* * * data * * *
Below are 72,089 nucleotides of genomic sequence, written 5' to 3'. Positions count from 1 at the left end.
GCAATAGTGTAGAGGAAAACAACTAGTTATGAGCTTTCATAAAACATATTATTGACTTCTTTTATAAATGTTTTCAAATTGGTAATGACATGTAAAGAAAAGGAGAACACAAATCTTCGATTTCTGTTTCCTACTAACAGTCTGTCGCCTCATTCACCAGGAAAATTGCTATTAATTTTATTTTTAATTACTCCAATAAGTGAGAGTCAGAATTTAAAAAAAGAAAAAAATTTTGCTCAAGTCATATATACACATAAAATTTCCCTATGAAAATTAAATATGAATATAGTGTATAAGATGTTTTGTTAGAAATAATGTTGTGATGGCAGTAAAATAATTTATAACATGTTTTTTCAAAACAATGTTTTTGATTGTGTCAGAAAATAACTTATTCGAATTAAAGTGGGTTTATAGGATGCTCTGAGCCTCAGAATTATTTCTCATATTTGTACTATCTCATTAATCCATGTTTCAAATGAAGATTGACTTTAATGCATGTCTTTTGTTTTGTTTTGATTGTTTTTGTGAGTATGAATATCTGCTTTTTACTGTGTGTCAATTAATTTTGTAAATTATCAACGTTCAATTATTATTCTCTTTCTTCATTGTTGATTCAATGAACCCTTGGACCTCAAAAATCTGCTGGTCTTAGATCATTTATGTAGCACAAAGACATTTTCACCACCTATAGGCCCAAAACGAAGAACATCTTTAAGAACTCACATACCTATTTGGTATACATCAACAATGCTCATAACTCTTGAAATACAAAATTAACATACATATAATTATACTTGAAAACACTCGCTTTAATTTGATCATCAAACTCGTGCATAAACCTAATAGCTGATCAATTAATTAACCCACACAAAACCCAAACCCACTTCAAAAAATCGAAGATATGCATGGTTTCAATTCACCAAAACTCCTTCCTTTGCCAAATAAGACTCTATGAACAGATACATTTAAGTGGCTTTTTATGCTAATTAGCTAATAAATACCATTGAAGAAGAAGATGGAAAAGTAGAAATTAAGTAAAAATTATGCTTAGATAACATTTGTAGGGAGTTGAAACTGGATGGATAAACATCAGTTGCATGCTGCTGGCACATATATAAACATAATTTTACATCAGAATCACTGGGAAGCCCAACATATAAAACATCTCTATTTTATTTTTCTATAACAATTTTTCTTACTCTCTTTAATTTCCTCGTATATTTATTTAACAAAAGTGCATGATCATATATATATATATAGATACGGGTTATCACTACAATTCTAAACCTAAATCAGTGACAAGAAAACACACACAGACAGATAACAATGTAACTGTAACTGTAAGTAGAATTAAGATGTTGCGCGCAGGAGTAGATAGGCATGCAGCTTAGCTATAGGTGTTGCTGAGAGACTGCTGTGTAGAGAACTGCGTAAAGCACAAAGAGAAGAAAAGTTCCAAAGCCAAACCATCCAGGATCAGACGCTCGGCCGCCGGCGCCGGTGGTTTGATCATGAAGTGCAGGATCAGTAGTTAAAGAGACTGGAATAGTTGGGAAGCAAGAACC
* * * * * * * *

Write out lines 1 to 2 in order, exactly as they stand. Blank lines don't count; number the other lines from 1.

Below are 72,089 nucleotides of genomic sequence, written 5' to 3'. Positions count from 1 at the left end.
GCAATAGTGTAGAGGAAAACAACTAGTTATGAGCTTTCATAAAACATATTATTGACTTCTTTTATAAATGTTTTCAAATTGGTAATGACATGTAAAGAAAAGGAGAACACAAATCTTCGATTTCTGTTTCCTACTAACAGTCTGTCGCCTCATTCACCAGGAAAATTGCTATTAATTTTATTTTTAATTACTCCAATAAGTGAGAGTCAGAATTTAAAAAAAGAAAAAAATTTTGCTCAAGTCATATATACACATAAAATTTCCCTATGAAAATTAAATATGAATATAGTGTATAAGATGTTTTGTTAGAAATAATGTTGTGATGGCAGTAAAATAATTTATAACATGTTTTTTCAAAACAATGTTTTTGATTGTGTCAGAAAATAACTTATTCGAATTAAAGTGGGTTTATAGGATGCTCTGAGCCTCAGAATTATTTCTCATATTTGTACTATCTCATTAATCCATGTTTCAAATGAAGATTGACTTTAATGCATGTCTTTTGTTTTGTTTTGATTGTTTTTGTGAGTATGAATATCTGCTTTTTACTGTGTGTCAATTAATTTTGTAAATTATCAACGTTCAATTATTATTCTCTTTCTTCATTGTTGATTCAATGAACCCTTGGACCTCAAAAATCTGCTGGTCTTAGATCATTTATGTAGCACAAAGACATTTTCACCACCTATAGGCCCAAAACGAAGAACATCTTTAAGAACTCACATACCTATTTGGTATACATCAACAATGCTCATAACTCTTGAAATACAAAATTAACATACATATAATTATACTTGAAAACACTCGCTTTAATTTGATCATCAAACTCGTGCATAAACCTAATAGCTGATCAATTAATTAACCCACACAAAACCCAAACCCACTTCAAAAAATCGAAGATATGCATGGTTTCAATTCACCAAAACTCCTTCCTTTGCCAAATAAGACTCTATGAACAGATACATTTAAGTGGCTTTTTATGCTAATTAGCTAATAAATACCATTGAAGAAGAAGATGGAAAAGTAGAAATTAAGTAAAAATTATGCTTAGATAACATTTGTAGGGAGTTGAAACTGGATGGATAAACATCAGTTGCATGCTGCTGGCACATATATAAACATAATTTTACATCAGAATCACTGGGAAGCCCAACATATAAAACATCTCTATTTTATTTTTCTATAACAATTTTTCTTACTCTCTTTAATTTCCTCGTATATTTATTTAACAAAAGTGCATGATCATATATATATATATAGATACGGGTTATCACTACAATTCTAAACCTAAATCAGTGACAAGAAAACACACACAGACAGATAACAATGTAACTGTAACTGTAAGTAGAATTAAGATGTTGCGCGCAGGAGTAGATAGGCATGCAGCTTAGCTATAGGTGTTGCTGAGAGACTGCTGTGTAGAGAACTGCGTAAAGCACAAAGAGAAGAAAAGTTCCAAAGCCAAACCATCCAGGATCAGACGCTCGGCCGCCGGCGCCGGTGGTTTGATCATGAAGTGCAGGATCAGTAGTTAAAGAGACTGGAATAGTTGGGAAGCAAGAACC